It is curious to note that the suffix abbreviations found with each name seem to be more collegial attempts at inside humor than professional titles. Certainly the obituaries for each of the two men (much like Harrington’s) bear no indication of any of the professional statuses designated by the abbreviations. Once again it is noteworthy that Holley would have been 28 in September of 1886, while Kent, like Harrison and Hulett was 21;
Finally, and most relevantly, what of Ransom Hooker Gillett, seemingly the author of the golf course map and related annotations that seemingly offer the authenticity of the 1886 vintage claim? First, I think it’s very important to note that virtually all of these men were not only civic, social, athletic, and military stalwarts in their respective Troy and Dorset communities, but they also were some of the very earliest pioneers of introducing and popularizing the game of golf in those areas and for that deserve considerable recognition.
Of them, it was Ransom Gillett who became the best known, serving valorously in the military, distinctively as a lawyer and a politician, and brilliantly as a community leader. Upon his sudden death in 1941, the “Berkshire (MA) Eagle” presented the following account of his life:
Despite his social prominence, at no time in his 63 years was it recorded that he claimed golf in America started at Dorset Field Club in 1886. Relatedly, at no time during his life was it ever recorded that he drew, or copied, or otherwise reproduced a copy of what was ostensibly a map drawn by Arvin Harrington of the original golf course at Dorset Field Club.
Moreover, it would have likely been impossible for Major General Ransom H. Gillett to have been a charter member of the golf course at Dorset Field Club if it had indeed been first created in 1886 as he would have only been a nine-year-old boy!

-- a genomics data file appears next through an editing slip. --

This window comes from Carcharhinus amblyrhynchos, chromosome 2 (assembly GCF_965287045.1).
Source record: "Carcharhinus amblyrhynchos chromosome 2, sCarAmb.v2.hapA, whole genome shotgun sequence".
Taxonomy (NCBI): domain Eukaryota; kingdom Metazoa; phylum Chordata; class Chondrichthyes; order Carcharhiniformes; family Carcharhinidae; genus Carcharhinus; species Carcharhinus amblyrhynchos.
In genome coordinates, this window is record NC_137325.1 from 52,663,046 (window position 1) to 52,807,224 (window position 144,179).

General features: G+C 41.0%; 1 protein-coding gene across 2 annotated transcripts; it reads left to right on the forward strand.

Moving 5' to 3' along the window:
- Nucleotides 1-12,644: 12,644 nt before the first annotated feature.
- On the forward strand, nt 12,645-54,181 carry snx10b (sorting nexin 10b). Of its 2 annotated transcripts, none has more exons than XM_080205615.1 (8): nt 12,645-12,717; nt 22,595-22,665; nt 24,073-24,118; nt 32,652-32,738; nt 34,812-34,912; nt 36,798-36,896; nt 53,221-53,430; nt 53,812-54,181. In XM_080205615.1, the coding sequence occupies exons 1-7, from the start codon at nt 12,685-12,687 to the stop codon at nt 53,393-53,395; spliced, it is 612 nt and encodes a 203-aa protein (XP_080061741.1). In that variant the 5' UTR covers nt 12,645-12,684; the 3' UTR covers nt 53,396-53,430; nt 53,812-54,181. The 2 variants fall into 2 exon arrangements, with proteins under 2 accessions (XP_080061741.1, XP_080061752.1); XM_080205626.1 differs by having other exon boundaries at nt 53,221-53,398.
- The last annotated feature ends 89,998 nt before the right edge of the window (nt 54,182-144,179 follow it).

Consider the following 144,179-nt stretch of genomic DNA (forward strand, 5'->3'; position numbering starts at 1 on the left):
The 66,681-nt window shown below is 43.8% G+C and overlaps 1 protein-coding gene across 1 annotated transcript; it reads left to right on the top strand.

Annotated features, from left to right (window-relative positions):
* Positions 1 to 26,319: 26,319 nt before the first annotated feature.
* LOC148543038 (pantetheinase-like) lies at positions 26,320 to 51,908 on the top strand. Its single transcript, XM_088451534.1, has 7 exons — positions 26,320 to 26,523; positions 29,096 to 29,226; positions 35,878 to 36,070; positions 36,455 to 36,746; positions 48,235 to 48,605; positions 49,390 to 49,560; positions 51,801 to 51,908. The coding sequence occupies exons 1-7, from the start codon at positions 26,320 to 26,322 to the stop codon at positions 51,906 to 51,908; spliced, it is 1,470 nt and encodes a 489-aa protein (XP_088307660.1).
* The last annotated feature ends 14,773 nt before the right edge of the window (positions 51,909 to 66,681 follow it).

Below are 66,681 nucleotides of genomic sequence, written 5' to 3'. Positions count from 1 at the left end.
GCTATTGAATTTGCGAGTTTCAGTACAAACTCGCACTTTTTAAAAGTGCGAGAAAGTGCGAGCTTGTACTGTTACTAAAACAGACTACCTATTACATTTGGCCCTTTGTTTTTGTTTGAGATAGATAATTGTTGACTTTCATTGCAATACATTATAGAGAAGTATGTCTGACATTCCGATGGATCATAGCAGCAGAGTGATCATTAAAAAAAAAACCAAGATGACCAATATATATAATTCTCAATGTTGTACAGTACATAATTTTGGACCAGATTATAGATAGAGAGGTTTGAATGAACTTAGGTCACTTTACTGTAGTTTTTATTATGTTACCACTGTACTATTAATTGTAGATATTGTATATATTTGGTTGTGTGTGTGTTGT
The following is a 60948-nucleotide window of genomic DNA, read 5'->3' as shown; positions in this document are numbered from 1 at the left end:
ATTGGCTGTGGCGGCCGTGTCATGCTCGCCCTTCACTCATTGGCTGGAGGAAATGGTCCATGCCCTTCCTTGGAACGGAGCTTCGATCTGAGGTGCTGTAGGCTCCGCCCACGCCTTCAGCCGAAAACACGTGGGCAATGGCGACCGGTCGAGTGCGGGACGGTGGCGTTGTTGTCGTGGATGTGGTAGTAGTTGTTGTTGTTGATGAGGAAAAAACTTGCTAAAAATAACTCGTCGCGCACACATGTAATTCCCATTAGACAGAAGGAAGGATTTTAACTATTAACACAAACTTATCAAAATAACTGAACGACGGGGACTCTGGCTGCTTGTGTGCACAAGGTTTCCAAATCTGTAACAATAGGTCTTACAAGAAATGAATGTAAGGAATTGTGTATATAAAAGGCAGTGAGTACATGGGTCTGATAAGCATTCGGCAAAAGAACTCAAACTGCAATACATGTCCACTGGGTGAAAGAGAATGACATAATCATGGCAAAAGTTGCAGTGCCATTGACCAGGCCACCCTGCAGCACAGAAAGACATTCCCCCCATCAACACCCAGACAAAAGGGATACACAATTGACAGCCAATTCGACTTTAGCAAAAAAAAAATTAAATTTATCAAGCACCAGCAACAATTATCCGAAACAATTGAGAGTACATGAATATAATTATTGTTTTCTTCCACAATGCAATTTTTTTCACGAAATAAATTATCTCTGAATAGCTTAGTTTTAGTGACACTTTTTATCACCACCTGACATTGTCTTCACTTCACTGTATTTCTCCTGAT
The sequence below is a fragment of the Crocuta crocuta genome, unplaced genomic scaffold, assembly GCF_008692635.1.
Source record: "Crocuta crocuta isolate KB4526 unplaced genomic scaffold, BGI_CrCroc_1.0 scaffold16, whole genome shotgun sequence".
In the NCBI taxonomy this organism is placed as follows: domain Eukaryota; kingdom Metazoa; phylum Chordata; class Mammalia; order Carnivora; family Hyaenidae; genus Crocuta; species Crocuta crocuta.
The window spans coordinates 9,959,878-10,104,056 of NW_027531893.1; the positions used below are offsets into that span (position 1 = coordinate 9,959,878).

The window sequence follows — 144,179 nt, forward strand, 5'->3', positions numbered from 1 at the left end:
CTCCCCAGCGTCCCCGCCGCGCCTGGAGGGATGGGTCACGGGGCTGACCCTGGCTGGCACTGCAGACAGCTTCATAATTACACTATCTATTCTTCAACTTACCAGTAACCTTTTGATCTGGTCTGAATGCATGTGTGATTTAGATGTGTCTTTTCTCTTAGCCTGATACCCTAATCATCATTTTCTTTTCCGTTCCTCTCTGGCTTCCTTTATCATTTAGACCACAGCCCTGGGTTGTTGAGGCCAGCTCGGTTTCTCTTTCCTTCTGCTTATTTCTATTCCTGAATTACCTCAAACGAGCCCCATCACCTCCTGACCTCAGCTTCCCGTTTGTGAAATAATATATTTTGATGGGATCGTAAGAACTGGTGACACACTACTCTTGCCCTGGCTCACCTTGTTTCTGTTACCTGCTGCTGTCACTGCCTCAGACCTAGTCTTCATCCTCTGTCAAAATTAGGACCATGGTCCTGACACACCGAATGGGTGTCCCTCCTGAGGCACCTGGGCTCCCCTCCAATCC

Now, it is true that Gillett later was a member at Dorset and played golf there but it wasn’t until sometime in the later 1890s that the first evidence of that fact was recorded. He was also a good friend of Arvin Harrington’s and was even a pallbearer at his funeral in 1922. Retrospectively, it seems somewhat incredulous looking back at the early pictures of Gillett playing golf at Dorset above that no one seemingly ever noticed that he was a much younger man at the time than the others in the photograph, likely in his late teens or early 20s. Whether he later created the map in question sometime posthumous to Harrington’s passing, or perhaps later in his years in an attempt to recollect early events later verbally related to him, perhaps even inadvertently missing the origin date by a decade or so (even though the days of the week mentioned correlate to 1886, not 1896), it seems incongruous to the fact that neither Gillett or anyone else ever claimed Dorset Field Club’s golf course was created in 1886 until four years after his death, in 1945, almost sixty years after the fact.
Yet despite all of that, by 1954 the story had become much more detailed and unfortunately, not much detail about the claims has been yet able to be sourced by this author. It hasn’t helped that despite the club clearly being formed for social and athletic purposes by at least 1896, the club itself never drew up papers of incorporation until 1918, as follow;
In 1954 a publication of the local hostelry the “Barrows House” in their “Barrows House Bugle” published the following detailed account of golf history in Dorset that was reproduced in a Manchester newspaper. By that time the story had taken on more detail, again without much in the way of supporting evidence:
Perhaps not coincidentally, just over a year later former Dorset Field Club President Edward R. Brumley who researched the club’s origins in the mid 1940’s passed away. It is not known what the source of his origin claims entailed, as the club believes the course map drawn by Gillett that seems the strongest basis of proof was not found until 1974.
A few years after Mr. Brumley’s death it was reported that he left his entire estate to a Dorset woman he evidently held in close regard. Clearly, he seemingly was in love with Dorset and its residents.
Muddled Meanderings and Meaningful Maps
The amount of detail on the golf course map and the placement of the golf course in an area well north of the clubhouse that was eventually opened in 1896 speak to me of a certain authenticity that goes beyond coincidence. Certainly, the romantic in me would love to be able to prove the claim that a bunch of young, motivated summering residents with a single club and some golf balls laid out a course in 1886 in a most informal manner, continued to play periodically in a similar vein until someone thought they should formalize things which they eventually did in the late 1890s.
Other than the map, there was not a single shred of evidence of that, however.